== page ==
What to Call the So-Called New Calvinists?

It seems high-time to make clear the difference between Neo-Calvinism and Neo-Puritanism again.

For the past five years, there has been a lot of discussion about the rise of a new group of Calvinists. Groups like The Gospel Coalition are encouraging and celebrating how a new generation of believers seem to be embracing Reformed theology. In a recent lecture at the bastion of “Old Calvinism,” Westminster Seminary, John Piper defined the New Calvinism.

 

My friend, Bob Robinson, has made a good case for seeing the New Calvinists as Neo-Puritans. I don’t think we can know this for sure, but it is indeed possible that on this blog that group was first called the Neo-Reformed, but a commenter said they are not really Reformed since they are mostly Baptists and not officially connected with the Reformed denominations. Then another friend said you can’t call them Neo-Calvinists since that’s Kuyper.

Neo-Puritan is a good moniker, but that might work even better for the likes of J.I. Packer. So maybe “neo-reformed” with a lower case R? Anyway, Bob Robinson makes the case for Neo-Puritan and I have reposted this with his permission.

What do you think? Perhaps you are tempted to say “no labels,” but that is not the reality in which we live. Ordered existence is the instinct for all of us, and this is about making sense not “othering.” Here’s Bob Robinson’s case:

So What’s Wrong with Neo-Calvinism?

by Bob Robinson

In response to the rise of the new Calvinists, we need to make sure we know who we are talking about.

For the past five years, there has been a lot of discussion about the rise of a new group of Calvinists. Groups like The Gospel Coalition are encouraging and celebrating how a new generation of believers seem to be embracing Reformed theology. In a recent lecture at the bastion of “Old Calvinism,” Westminster Seminary, John Piper defined the New Calvinism.

As this new Calvinism has become more prominent, there have also arisen critics. For some in the Old Calvinism camp, the predominance of Baptists (John Piper, D.A. Carson, Albert Mohler) in the New Calvinism has raised questions about the concept of Covenant: the Baptists don’t practice paedobaptism. Also, the New Calvinism holds what they call the “Complimentarian” view of women, while Old Calvinism has moved toward egalitarianism.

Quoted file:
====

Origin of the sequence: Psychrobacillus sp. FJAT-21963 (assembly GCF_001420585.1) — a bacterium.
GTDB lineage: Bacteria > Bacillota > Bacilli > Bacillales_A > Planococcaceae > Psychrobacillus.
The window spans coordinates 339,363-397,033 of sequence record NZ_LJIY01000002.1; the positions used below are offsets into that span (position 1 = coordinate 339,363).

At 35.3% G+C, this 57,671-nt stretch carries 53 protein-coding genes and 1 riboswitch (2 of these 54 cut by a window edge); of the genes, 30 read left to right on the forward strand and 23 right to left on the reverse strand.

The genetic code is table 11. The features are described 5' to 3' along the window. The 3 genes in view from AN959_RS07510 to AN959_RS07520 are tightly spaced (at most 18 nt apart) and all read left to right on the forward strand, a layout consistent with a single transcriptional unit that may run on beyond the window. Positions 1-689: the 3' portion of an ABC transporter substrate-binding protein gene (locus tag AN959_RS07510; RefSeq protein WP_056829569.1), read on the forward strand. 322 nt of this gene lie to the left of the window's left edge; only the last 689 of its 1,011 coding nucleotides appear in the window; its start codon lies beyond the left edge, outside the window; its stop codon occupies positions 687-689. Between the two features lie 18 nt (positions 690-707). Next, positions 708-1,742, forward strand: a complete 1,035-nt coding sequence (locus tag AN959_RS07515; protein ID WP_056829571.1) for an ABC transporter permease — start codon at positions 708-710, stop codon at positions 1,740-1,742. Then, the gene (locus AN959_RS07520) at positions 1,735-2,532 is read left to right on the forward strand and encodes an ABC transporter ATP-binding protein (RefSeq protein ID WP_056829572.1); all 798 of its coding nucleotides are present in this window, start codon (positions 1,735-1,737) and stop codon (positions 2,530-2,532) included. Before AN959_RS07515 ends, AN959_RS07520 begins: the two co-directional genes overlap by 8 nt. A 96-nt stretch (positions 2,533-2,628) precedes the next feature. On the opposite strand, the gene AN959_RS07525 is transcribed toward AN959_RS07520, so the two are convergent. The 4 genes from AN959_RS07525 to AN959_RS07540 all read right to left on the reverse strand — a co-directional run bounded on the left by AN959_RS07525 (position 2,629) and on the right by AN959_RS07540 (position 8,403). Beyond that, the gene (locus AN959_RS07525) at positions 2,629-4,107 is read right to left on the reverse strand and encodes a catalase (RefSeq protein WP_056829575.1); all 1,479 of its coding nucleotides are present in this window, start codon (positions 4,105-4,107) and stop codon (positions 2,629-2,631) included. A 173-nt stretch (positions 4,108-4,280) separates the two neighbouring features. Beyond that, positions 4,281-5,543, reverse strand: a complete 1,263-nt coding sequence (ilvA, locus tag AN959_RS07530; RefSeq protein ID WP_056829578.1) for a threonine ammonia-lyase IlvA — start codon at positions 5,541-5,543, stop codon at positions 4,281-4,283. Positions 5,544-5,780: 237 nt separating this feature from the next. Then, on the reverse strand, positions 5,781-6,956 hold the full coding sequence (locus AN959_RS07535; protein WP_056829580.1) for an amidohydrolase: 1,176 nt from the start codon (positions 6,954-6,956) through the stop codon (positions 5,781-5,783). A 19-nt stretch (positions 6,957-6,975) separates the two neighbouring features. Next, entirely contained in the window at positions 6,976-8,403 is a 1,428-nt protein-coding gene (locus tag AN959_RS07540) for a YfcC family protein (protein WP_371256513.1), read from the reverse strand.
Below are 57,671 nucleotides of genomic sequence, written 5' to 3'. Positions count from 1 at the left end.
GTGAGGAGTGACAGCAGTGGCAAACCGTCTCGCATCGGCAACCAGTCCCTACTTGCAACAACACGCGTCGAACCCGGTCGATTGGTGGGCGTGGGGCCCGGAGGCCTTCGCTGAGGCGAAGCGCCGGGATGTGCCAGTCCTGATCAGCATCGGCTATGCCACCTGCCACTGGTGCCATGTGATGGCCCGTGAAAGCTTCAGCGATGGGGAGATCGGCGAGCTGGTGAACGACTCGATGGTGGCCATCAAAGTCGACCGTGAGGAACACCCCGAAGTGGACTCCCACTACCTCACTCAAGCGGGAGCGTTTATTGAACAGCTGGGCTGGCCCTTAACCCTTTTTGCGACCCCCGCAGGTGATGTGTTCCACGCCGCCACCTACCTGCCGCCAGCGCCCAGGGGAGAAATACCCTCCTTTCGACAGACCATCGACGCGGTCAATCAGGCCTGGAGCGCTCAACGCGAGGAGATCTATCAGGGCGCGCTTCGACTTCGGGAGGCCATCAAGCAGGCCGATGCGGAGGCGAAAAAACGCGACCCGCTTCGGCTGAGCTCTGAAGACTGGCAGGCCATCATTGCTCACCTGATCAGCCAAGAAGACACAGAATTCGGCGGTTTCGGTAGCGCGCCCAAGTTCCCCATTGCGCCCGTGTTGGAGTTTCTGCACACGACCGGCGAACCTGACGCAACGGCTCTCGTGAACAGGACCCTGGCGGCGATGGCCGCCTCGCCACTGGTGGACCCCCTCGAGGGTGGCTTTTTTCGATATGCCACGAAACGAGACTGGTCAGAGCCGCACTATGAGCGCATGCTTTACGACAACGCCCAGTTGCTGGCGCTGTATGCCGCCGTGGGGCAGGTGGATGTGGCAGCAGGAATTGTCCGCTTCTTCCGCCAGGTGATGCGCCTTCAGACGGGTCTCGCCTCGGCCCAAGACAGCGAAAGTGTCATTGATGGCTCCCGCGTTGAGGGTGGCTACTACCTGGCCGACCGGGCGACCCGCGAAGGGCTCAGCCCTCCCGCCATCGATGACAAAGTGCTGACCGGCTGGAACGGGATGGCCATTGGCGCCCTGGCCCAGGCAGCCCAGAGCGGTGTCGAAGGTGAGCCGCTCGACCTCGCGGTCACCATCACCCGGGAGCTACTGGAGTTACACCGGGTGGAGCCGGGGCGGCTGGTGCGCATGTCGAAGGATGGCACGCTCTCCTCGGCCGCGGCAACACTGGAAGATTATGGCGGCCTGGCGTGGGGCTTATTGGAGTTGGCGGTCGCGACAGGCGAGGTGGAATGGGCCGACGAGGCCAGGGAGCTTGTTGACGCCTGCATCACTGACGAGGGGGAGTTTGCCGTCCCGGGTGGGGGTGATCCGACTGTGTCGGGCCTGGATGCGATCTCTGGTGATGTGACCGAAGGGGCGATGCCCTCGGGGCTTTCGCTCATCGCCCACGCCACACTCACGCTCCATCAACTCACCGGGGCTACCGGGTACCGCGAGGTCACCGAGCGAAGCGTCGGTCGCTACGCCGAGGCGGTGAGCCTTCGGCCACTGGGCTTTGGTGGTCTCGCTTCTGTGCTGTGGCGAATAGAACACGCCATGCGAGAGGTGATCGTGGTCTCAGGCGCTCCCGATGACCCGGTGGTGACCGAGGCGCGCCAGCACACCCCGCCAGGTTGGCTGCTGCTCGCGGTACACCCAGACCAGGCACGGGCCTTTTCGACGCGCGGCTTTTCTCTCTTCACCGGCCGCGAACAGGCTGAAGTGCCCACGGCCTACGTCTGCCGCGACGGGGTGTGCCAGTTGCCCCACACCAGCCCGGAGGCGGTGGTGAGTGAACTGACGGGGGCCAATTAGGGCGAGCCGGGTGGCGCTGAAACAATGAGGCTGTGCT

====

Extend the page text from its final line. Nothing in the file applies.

The Missional movement, which is largely Arminian, has also criticized the New Calvinism.

Scot McKnight is a former professor of mine at TEDS while I was also studying under one of the key leaders of the New Calvinism, Don Carson. Scot has written some scathing critiques of the New Calvinism’s insistence that the Gospel must be defined primarily by the salvation of individuals.

Jonathan Merritt just wrote a piece at Religion News Service (“The troubling trends in Americaís Calvinist revival”) saying,

“Theyíve been called the young, restless, and reformed or neo-Calvinists, and they are highly mobilized and increasingly influential. Their books perform well in the marketplace (see John Piper or Paul David Tripp), their leaders pepper the lists of the most popular Christian bloggers (see The Gospel Coalition and Resurgence), and theyíve created vibrant training grounds for raising new recruits (see Reformed Theological SeminaryWestminster Theological Seminary, and The Southern Baptist Theological Seminary).

This brand of Calvinists are a force with which to reckon. But as with any movement, America’s Calvinist revival is a mixed bag from where I sit, there are several troubling trends that must be addressed if this faithful faction hopes to move from a niche Christian cadre to a sustainable and more mainstream movement.

Notice that Merritt called them the young, restless, and reformed orneo-Calvinists.

The young, restless, and reformed refers to the best-selling book written by Collin Hansen, Editorial Director for The Gospel Coalition and is a good identifying tag for this group.

But what are we to make of this identification of them as neo-Calvinists?

Well, that is a misnomer. What Merritt and others are addressing is not Neo-Calvinism, but Neo-Puritanism.

I Know Neo-Calvinism, and that’s not Neo-Calvinism

I think these New Calvinists should not be called “Neo-Calvinists,” but rather “Neo-Puritans.”

Back in 2009, I wrote a series of posts at my blog Vanguard Church on the nuanced differences between Neo-Puritanism and Neo-Calvinism.

Scot McKnight picked up on this terminology as he has interacted with people over the years. In a comment on a blog post by David Fitch in which Fitch was critiquing New Calvinist Mark Driscoll, Scot wrote,

“A former student of mine, Bob Robinson, told me a few years back that he had read a careful church historian who thought NeoPuritanism was more accurate. Jamie Smith also pushed back against using the term Reformed for this group; Vince Bacote thinks NeoCalvinist is not fair to Kuyper; Ken Stewart’s book proved to me again the Reformed movement is too big for this new development of mostly Baptist Calvinists.So there is some protection of terms here and I have now myself landed on NeoPuritan as the heart of this movement. Puritanism is, of course, personal zeal before the Lord for holiness and, also, zeal for reforming church and society according to biblical (and not ecclesiastical) teachings. So I agree, we should probably start using NeoPuritan.”

It seems high-time to make clear the difference between Neo-Calvinism and Neo-Puritanism again.

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